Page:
T&T government facing questions over refinery deal

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Former Minister of Energy in Trinidad and Tobago Kevin Ramnarine has said that the “country is truly in a state of shock” following the announcement on Friday of the government’s decision to accept the offer of the (Oil Workers Trade Union (OWTU) for both the refinery and Paria Fuel trading.

Trinidad and Tobago’s Minister of Finance Colm Imbert had announced that a company owned by the Oilfield Workers Trade Union (OWTU) had been named the preferred bidder to own and operate the Pointe-a-Pierre refinery – formally owned by Petrotrin – following Cabinet’s green light.

Patriotic in its proposal offered upfront cash consideration of US$700 million and it was the only company selected of the three companies shortlisted. The report said that the other two companies shortlisted were Beowulf Energy and Klesch.

A Loop TT report said that Beowulf offered a US$42 million monthly lease over a 15-year term “while Klesch’s proposal indicated the only payment to Government would be through taxes.”

In a social media post on Saturday, the former minister posed a number of questions he wanted answered regarding the deal.

Chief among the questions were from where the OWTU was sourcing the $700 million and whether the decision to go with Patriotic was a political decision or an economic one.

He inquired also why was there a need for a three-year moratorium on payment and whether the plant and equipment had to be utilized for three years and become depreciated before receiving any money. He also sought to know what the cost of starting the refinery was after it had been down for a year and “neglected since 2015.”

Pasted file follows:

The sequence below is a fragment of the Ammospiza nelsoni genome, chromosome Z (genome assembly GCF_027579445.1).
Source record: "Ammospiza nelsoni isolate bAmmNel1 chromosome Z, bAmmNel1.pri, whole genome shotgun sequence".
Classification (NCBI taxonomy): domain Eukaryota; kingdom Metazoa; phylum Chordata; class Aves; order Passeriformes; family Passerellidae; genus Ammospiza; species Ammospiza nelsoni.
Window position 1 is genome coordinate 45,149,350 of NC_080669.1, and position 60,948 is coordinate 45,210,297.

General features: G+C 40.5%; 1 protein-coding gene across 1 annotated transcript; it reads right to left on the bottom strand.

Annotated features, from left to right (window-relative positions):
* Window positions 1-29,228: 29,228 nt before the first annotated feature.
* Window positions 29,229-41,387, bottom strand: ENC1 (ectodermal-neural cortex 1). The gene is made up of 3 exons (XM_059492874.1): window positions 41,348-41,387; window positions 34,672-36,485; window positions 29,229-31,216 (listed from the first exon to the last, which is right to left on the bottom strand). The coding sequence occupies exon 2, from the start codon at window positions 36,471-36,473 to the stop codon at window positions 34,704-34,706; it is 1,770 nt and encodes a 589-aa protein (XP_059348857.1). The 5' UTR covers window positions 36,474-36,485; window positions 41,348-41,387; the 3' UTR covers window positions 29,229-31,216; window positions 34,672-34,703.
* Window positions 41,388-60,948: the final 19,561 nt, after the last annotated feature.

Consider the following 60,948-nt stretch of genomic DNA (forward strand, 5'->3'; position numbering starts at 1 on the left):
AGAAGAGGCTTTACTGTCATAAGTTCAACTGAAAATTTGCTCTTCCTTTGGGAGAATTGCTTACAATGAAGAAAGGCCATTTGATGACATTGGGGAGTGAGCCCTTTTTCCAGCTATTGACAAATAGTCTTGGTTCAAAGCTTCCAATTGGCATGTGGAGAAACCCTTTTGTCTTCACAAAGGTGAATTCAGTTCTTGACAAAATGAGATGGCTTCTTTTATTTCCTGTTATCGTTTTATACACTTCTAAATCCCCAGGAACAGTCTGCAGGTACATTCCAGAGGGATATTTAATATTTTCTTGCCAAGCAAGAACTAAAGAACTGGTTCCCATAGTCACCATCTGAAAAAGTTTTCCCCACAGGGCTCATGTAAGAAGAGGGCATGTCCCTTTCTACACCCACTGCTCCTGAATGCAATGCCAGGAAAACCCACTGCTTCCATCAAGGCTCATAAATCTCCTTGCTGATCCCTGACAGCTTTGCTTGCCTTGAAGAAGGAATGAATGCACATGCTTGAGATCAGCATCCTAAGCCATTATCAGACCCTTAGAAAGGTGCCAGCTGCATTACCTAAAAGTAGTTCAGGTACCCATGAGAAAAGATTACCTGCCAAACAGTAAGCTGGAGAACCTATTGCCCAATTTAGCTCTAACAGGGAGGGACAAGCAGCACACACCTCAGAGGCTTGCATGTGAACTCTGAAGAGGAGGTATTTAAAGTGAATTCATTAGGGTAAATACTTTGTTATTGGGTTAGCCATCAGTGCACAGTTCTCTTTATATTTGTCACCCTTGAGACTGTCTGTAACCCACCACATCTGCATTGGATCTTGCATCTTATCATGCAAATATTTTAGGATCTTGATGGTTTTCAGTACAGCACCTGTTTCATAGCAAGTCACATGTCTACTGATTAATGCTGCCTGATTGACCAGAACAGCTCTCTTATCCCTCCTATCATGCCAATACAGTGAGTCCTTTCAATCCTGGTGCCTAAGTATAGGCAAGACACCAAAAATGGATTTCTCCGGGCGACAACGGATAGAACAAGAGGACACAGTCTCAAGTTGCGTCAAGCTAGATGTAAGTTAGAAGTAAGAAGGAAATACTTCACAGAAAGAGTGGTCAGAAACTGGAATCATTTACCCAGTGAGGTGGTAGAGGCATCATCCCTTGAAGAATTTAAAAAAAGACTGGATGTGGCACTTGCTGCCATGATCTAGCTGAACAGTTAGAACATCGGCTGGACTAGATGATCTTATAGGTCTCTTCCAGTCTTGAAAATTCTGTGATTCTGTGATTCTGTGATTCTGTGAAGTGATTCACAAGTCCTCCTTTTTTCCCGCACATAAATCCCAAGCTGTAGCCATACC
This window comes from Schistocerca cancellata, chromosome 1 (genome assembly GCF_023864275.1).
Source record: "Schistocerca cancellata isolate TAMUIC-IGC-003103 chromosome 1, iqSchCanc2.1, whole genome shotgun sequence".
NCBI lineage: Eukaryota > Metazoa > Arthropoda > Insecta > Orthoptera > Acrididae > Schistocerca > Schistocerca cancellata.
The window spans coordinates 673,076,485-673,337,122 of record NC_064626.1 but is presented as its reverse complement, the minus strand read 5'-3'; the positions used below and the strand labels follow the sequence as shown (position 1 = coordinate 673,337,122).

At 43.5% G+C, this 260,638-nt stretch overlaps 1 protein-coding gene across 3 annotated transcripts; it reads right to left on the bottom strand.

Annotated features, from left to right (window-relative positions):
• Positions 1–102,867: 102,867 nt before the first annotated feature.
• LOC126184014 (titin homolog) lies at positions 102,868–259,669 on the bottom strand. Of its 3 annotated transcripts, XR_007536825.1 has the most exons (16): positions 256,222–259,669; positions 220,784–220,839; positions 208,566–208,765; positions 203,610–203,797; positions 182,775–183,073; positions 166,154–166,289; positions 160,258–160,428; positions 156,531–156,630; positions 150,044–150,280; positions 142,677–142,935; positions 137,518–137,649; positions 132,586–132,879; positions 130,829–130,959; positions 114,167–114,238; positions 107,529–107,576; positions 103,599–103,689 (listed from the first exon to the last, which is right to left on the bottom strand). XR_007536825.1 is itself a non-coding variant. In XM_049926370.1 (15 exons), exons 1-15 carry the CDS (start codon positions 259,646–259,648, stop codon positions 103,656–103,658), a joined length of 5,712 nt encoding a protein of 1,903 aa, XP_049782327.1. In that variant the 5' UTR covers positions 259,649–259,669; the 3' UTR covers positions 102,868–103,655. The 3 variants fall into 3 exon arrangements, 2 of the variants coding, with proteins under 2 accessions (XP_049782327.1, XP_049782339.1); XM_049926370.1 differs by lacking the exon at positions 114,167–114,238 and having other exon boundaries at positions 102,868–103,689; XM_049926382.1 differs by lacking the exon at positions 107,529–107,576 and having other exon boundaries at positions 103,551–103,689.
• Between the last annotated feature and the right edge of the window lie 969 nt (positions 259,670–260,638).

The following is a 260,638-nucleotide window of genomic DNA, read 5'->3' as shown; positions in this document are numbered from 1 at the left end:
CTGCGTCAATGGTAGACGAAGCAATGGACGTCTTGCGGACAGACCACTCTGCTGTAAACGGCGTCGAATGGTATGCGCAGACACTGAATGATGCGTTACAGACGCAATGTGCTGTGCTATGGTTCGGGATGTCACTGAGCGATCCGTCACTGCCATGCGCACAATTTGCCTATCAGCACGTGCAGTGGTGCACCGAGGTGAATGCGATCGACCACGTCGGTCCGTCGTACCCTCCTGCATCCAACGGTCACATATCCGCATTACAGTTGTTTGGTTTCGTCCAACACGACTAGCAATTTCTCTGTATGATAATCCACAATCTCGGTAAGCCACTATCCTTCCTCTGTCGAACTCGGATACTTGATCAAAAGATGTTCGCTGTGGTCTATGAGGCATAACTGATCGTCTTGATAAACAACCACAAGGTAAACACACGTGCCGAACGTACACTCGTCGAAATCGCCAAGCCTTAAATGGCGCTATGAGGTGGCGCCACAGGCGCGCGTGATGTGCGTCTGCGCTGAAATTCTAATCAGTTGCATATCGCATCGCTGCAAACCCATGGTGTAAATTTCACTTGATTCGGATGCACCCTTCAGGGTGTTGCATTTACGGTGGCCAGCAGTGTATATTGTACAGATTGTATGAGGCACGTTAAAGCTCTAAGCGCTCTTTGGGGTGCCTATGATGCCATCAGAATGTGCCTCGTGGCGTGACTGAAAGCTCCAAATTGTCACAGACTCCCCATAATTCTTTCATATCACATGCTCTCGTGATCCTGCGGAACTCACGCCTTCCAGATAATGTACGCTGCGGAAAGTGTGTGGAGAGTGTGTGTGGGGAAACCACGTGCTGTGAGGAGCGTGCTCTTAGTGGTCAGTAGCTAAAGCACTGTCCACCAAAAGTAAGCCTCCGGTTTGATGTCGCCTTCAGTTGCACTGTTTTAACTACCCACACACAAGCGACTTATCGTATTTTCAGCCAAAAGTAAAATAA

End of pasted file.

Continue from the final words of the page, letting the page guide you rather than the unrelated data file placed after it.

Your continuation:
Ramnarine asked how the refinery is going to compete against US refineries which are getting cheap shale gas and cheap crude oil.

He questioned what the role of Trafigura was in the deal, noting that Minister of Finance Colm Imbert mentioned them in his statement on the deal; and whether the refinery will be subject to the same rates of corporation tax that Petrotrin paid and whether energy security will be affected if it was that the company had sole rights to supply the country with fuel.

Meanwhile, the Trinidad and Tobago Opposition had a number of concerns of their own as reported by Trinidad Newsday, chief among them was how it was that the OWTU-owned company was able to finance the asset less than one year after it was formed.

It noted that the OWTU established Patriotic Energies and Technologies Co Ltd in December 2018.

“The minister must explain the Cabinet’s decision to sell the refinery without undertaking any due diligence on the preferred bidder. We also call upon the Minister of Finance to state urgently any and all foreign partners associated with the preferred company,” the publication reported the Opposition as saying.

The Opposition also asked the Government to explain under what circumstances they took the decision “to give away a multi-billion-dollar asset, without the payment of a single dollar to a company that is less than one year old.”

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